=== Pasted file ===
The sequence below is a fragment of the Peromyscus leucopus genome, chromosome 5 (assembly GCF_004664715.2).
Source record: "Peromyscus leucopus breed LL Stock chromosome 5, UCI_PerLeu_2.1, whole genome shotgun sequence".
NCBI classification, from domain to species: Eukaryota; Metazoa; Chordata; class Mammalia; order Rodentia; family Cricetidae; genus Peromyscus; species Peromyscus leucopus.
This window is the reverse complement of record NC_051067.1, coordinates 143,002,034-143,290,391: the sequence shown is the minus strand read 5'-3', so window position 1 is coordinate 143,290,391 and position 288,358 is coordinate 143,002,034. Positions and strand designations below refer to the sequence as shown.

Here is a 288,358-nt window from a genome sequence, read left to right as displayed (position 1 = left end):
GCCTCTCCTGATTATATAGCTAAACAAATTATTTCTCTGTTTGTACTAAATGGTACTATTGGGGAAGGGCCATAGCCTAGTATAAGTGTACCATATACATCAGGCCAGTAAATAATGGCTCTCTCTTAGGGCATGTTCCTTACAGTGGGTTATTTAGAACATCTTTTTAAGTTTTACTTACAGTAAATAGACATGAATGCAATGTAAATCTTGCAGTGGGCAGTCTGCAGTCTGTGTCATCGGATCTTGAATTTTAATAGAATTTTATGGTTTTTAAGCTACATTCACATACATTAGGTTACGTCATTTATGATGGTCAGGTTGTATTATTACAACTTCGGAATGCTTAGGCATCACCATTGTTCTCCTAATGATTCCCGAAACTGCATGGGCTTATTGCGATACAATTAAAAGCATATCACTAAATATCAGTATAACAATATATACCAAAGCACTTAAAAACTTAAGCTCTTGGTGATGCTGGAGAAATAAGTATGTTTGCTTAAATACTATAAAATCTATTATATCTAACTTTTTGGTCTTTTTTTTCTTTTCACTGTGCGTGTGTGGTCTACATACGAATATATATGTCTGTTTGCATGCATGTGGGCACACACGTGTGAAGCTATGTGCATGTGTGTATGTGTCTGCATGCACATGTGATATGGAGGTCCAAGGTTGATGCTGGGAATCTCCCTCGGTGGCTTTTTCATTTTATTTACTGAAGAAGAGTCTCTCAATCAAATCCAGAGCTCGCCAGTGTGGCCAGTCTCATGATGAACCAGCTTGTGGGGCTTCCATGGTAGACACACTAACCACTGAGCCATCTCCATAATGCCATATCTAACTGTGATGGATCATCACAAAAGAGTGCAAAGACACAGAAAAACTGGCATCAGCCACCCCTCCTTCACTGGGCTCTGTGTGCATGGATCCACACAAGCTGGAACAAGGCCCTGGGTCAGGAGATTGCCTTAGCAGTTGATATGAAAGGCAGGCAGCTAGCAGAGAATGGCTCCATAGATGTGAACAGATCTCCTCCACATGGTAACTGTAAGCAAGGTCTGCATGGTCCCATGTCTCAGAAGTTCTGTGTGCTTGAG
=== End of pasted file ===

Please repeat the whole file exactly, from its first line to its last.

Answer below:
The sequence below is a fragment of the Peromyscus leucopus genome, chromosome 5 (assembly GCF_004664715.2).
Source record: "Peromyscus leucopus breed LL Stock chromosome 5, UCI_PerLeu_2.1, whole genome shotgun sequence".
NCBI classification, from domain to species: Eukaryota; Metazoa; Chordata; class Mammalia; order Rodentia; family Cricetidae; genus Peromyscus; species Peromyscus leucopus.
This window is the reverse complement of record NC_051067.1, coordinates 143,002,034-143,290,391: the sequence shown is the minus strand read 5'-3', so window position 1 is coordinate 143,290,391 and position 288,358 is coordinate 143,002,034. Positions and strand designations below refer to the sequence as shown.

Here is a 288,358-nt window from a genome sequence, read left to right as displayed (position 1 = left end):
GCCTCTCCTGATTATATAGCTAAACAAATTATTTCTCTGTTTGTACTAAATGGTACTATTGGGGAAGGGCCATAGCCTAGTATAAGTGTACCATATACATCAGGCCAGTAAATAATGGCTCTCTCTTAGGGCATGTTCCTTACAGTGGGTTATTTAGAACATCTTTTTAAGTTTTACTTACAGTAAATAGACATGAATGCAATGTAAATCTTGCAGTGGGCAGTCTGCAGTCTGTGTCATCGGATCTTGAATTTTAATAGAATTTTATGGTTTTTAAGCTACATTCACATACATTAGGTTACGTCATTTATGATGGTCAGGTTGTATTATTACAACTTCGGAATGCTTAGGCATCACCATTGTTCTCCTAATGATTCCCGAAACTGCATGGGCTTATTGCGATACAATTAAAAGCATATCACTAAATATCAGTATAACAATATATACCAAAGCACTTAAAAACTTAAGCTCTTGGTGATGCTGGAGAAATAAGTATGTTTGCTTAAATACTATAAAATCTATTATATCTAACTTTTTGGTCTTTTTTTTCTTTTCACTGTGCGTGTGTGGTCTACATACGAATATATATGTCTGTTTGCATGCATGTGGGCACACACGTGTGAAGCTATGTGCATGTGTGTATGTGTCTGCATGCACATGTGATATGGAGGTCCAAGGTTGATGCTGGGAATCTCCCTCGGTGGCTTTTTCATTTTATTTACTGAAGAAGAGTCTCTCAATCAAATCCAGAGCTCGCCAGTGTGGCCAGTCTCATGATGAACCAGCTTGTGGGGCTTCCATGGTAGACACACTAACCACTGAGCCATCTCCATAATGCCATATCTAACTGTGATGGATCATCACAAAAGAGTGCAAAGACACAGAAAAACTGGCATCAGCCACCCCTCCTTCACTGGGCTCTGTGTGCATGGATCCACACAAGCTGGAACAAGGCCCTGGGTCAGGAGATTGCCTTAGCAGTTGATATGAAAGGCAGGCAGCTAGCAGAGAATGGCTCCATAGATGTGAACAGATCTCCTCCACATGGTAACTGTAAGCAAGGTCTGCATGGTCCCATGTCTCAGAAGTTCTGTGTGCTTGAG